Before putting your Golden Retriever on a weight loss program, it is essential to have your vet perform a complete physical examination and provide guidance on how best to proceed.
In general, for your Golden Retriever to lose weight, it will need to take in fewer calories than it expends by increasing exercise and/or decreasing the amount of food (calories). Work with your vet to develop a healthy weight loss plan for your dog that includes safe amounts of food and exercise.
It is essential to ensure that your Golden Retriever receives dog food lower in calories while maintaining an optimum balance of nutrients. Unfortunately, calorie reduction often comes at the expense of fewer nutrients, so your veterinarian is the best source for recommending a good dog food for your Golden Retriever.
Next, make sure your Golden Retriever receives the appropriate portions and is fed at designated feeding intervals throughout the day. As noted, too many feedings and/or too much food are core contributors to weight gain, as is snacking.
Ensure your Golden Retriever receives no more than 10% of its calorie intake from snacks and treats. Vegetables and fruits make healthy snacks that are typically calorie sparse and nutrient-dense.
If you need to know which vegetables and fruits are best, check out these articles I wrote. I also list which ones to avoid since some can cause stomach issues or even be deadly.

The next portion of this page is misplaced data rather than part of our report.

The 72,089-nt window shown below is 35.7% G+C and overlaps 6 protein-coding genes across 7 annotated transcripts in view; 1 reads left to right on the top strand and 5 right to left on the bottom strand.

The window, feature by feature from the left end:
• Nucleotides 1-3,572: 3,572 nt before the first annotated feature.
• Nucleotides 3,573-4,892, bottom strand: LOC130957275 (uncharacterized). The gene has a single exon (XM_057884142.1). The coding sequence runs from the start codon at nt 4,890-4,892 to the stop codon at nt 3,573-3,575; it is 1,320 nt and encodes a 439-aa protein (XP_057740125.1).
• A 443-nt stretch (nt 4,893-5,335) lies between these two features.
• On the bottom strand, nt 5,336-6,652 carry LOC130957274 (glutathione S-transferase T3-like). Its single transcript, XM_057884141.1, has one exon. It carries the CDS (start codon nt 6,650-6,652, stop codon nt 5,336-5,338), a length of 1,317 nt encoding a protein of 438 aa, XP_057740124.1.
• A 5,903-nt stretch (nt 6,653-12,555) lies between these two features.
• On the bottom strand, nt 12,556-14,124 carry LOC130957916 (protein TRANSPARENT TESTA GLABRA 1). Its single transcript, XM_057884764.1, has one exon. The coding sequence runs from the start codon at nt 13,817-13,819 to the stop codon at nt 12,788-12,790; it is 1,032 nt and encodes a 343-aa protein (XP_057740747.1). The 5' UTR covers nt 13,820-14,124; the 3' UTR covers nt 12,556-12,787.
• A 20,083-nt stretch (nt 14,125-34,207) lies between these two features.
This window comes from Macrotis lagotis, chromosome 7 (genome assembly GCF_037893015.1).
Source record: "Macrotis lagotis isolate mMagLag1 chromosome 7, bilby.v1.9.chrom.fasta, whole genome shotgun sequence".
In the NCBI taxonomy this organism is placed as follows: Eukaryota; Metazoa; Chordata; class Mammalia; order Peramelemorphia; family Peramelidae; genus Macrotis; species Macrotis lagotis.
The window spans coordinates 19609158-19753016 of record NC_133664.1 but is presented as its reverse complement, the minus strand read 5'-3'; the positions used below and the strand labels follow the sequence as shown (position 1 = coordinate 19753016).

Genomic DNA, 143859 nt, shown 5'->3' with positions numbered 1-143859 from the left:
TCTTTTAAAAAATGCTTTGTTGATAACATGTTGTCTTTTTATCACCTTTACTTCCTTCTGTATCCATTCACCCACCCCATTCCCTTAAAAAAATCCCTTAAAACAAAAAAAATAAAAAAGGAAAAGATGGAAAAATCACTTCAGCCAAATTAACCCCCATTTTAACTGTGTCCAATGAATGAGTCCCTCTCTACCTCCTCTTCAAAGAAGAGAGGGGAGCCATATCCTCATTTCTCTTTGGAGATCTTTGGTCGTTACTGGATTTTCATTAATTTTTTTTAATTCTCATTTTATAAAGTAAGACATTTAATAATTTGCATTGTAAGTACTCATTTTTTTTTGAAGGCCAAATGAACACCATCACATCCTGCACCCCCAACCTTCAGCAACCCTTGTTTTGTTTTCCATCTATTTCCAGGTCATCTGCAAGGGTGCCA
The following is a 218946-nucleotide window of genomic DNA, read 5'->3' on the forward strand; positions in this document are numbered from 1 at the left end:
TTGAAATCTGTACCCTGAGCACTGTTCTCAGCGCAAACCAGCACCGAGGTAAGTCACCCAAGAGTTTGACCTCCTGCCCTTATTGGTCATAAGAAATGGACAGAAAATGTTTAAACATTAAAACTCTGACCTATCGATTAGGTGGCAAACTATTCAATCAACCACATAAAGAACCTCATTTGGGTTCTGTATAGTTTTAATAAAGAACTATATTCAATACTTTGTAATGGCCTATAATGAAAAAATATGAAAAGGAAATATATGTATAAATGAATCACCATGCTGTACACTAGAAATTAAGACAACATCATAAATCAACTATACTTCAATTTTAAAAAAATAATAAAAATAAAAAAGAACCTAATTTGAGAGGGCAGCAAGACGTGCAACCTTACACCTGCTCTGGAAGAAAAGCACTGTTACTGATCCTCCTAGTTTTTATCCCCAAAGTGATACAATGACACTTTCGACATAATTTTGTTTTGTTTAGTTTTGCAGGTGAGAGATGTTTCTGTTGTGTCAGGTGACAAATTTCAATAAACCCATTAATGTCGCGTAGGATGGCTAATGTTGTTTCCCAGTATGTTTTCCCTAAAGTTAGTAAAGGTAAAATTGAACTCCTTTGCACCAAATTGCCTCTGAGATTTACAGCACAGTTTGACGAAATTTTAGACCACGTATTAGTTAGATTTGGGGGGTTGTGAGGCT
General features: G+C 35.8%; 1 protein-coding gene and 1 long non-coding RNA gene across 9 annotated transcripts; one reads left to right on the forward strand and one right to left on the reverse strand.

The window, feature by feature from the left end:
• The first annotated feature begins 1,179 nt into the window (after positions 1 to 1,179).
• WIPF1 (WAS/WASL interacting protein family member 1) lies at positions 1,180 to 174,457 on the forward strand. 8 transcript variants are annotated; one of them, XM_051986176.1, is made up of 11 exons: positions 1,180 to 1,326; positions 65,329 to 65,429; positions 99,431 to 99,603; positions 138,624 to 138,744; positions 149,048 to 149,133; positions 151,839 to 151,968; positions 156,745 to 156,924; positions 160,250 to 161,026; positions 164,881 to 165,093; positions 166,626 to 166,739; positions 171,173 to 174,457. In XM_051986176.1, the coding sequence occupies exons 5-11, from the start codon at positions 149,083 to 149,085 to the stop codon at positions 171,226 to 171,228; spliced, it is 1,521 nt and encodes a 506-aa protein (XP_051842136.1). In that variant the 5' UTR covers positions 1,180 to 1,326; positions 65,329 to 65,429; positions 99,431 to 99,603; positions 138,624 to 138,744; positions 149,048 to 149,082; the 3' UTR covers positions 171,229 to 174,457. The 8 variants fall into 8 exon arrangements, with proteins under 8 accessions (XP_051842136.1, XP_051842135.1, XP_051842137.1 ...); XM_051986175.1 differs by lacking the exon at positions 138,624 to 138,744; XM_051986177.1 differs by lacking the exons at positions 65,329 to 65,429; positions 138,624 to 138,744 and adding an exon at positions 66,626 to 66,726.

Exercise, the last piece of the weight loss puzzle, is a bit more tricky. Excess weight can cause joint issues if exercised too vigorously or long, so it’s best to consult our veterinarian first.
Walking is one of the best exercises and has low impact. However, it is best to start any exercise program slowly and begin with shorter sessions. Swimming is also a great exercise, it is joint-friendly, and Golden Retrievers love to swim.
Once your Golden Retriever has reached a healthy weight, running is an excellent activity for keeping the dog fit and lean.
If you are curious if Golden Retrievers make good running companions, consider taking a few minutes to read this article next: Need a Running Partner? How About Your Golden Retriever
Some precautions to be aware of when exercising your Golden Retriever are noted below, with recommended readings if you need more detail on those potential issues.
If exercising your Golden Retriever in the heat, be very careful of heatstroke. Excess weight lowers your Golden Retriever’s tolerance towards heat and makes it more prone to heatstroke.
To ensure you know what temperatures are safe and how to recognize signs of heatstroke (and what to do if it occurs), then read my article on that very topic: Golden Retrievers In Hot Weather: Keeping Them Cool.
Frigid cold temperatures are the other end of the spectrum. And frostbite and hyperthermia are the risks. Check out this article to know when it’s too cold to exercise your Golden Retriever: Winter Safety for Golden Retrievers: What’s Too Cold?
If you need some indoor activities for your Golden Retriever, consider this post:
On a parting note, remember to start slow with short sessions and consult your veterinarian to ensure it’s a suitable activity and in the right amounts.